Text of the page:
Condos have grown to become an important habitat for urban centers in North America. Considered a carefree lifestyle living alternative, they have become very popular, especially in the last 10 years or so. Single people, childless couples, and retirees seem to be particularly drawn to them, primarily because of the convenient comforts in and around them.
However, for many buyers and unit owners, condo ownership can be ambiguous and complicated. Since condos are not based on the same ownership structure as traditional (freehold) houses at street level, comparing condos to traditional houses is like comparing apples to oranges. Ownership of a condominium is based on a two-level ownership system. One level belongs to the individual unit itself, and the second to the prorated and undivided interest of all common elements in the condominium complex, including the land below the complex. While the unit owner receives an individual deed to his unit, it is contingent at all times and subordinate to the master deed of the second-level property, represented by the common elements of the condominium complex. On the contrary, a traditional house, structured by its simple property title, gives its owner absolute and exclusive ownership of both the land and the house built on it.
The main distinction here is that the owner of the individual unit is not the absolute owner of the condo property. Sharing a common roof and the rest of the condo complex with the other unit owners makes them an intrinsic part of the jointly owned commune. Therefore, the value and fate of any individual unit depends on all unit owners electing competent leaders (board members) to govern their condo complex diligently, and paying property tax on time. estate, monthly maintenance fee, and special appraisal, as they become due. .
These are two vitally important prerequisites for any condo complex to be professionally managed and fiscally healthy to preserve the value of your units in the future.
One important thing to keep in mind is that the loss of property to the homeowner does not negatively affect any of your neighbors. In contrast, the loss of your unit by the condo owner automatically affects all of your neighbors, the other unit owners in the same condo complex, by increasing your financial obligations to maintain the entire complex. The more unit losses, the greater financial burden on the owners of the remaining units to maintain the complex.
Condominium complexes are comprised of unit owners with varying financial strengths. Some buy all their units for cash and others with a hefty down payment. Many others can only afford to buy their units with very small down payments, facilitated through secured high-index mortgages, also known as Monster, mostly guaranteed by taxpayers. Economic policy makers, through quasi-government-formed insurance agencies like Fannie May, Freddy Mac, and CMHC in Canada, have been approving and encouraging such (subsidized) purchases to stimulate the economy for quite some time.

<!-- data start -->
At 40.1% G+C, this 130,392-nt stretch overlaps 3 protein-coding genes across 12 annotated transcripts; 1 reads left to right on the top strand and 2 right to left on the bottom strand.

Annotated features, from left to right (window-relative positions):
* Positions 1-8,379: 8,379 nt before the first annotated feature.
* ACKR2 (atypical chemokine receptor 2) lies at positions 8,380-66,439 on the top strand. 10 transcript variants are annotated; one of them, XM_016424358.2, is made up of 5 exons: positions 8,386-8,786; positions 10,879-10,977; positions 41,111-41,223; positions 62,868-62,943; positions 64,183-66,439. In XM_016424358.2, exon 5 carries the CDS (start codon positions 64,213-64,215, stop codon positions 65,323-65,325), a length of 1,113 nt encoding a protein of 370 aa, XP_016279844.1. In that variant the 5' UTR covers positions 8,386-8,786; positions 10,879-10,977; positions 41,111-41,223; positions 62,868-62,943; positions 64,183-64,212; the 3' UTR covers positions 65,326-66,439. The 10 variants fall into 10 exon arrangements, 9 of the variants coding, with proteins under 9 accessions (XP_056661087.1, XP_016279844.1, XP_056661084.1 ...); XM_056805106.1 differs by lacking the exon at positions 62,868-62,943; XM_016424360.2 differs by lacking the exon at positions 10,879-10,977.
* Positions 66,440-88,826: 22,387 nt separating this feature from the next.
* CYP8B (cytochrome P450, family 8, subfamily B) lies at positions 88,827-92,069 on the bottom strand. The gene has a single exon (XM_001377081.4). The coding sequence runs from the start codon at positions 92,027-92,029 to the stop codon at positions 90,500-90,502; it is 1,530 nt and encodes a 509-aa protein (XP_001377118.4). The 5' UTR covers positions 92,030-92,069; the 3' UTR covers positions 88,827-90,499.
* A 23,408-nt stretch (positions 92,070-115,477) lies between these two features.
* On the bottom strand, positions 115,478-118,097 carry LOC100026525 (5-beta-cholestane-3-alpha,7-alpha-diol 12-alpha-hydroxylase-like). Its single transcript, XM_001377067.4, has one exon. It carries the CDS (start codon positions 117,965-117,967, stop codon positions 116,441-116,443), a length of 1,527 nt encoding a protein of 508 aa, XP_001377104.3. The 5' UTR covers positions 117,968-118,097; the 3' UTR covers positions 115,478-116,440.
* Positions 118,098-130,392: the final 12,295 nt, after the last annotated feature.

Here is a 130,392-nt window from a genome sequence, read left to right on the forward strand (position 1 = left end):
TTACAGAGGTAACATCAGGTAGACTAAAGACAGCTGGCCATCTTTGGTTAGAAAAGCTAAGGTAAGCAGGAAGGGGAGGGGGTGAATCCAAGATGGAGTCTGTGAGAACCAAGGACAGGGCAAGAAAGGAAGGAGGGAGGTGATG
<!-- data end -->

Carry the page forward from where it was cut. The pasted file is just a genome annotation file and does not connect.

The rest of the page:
In times of a healthy economy and vibrant real estate markets, the condo scene, as long as it is not overvalued, can be a viable alternative to the traditional homes for which it was originally designed since its inception in 1965. Its volatility comes into play in times of excessively inflated prices, oversupply, unemployment and interest spikes.
As a general rule, owners of financially weaker units are the first to succumb during economic adversity. Their units are repossessed and sold for forced sales. If adverse conditions persist, over time, pressure on the remaining unit owners to shoulder the financial burden of maintaining the entire complex can start a ripple effect. More unit owners may succumb to financial pressures, especially when there are no buyers of new units available on the market.
To realize what can happen to condos in the extreme, one has to look at what happened to cooperatives or “Co-ops”, a concept very similar to condo-like ownership. The Great Depression of the 1930s caused dozens of cooperative owners, unable to cope with their financial problems, defaulting on their maintenance fees and common cooperative mortgages. That precipitated the catastrophic failure of large-scale cooperatives. Should the economy stagnate again, condominiums, many of them funded to the core, may end up suffering their demise just as cooperatives did some eighty years ago.
To avoid such terrifying scenarios, the public should be aware that buying a condo complex is not a worry-free property arrangement, as many believe. In fact, it is fraught with dangers. The popular assumption that buying a condo unit frees you from your complex property concerns is totally wrong. The public needs a warning about condo ownership.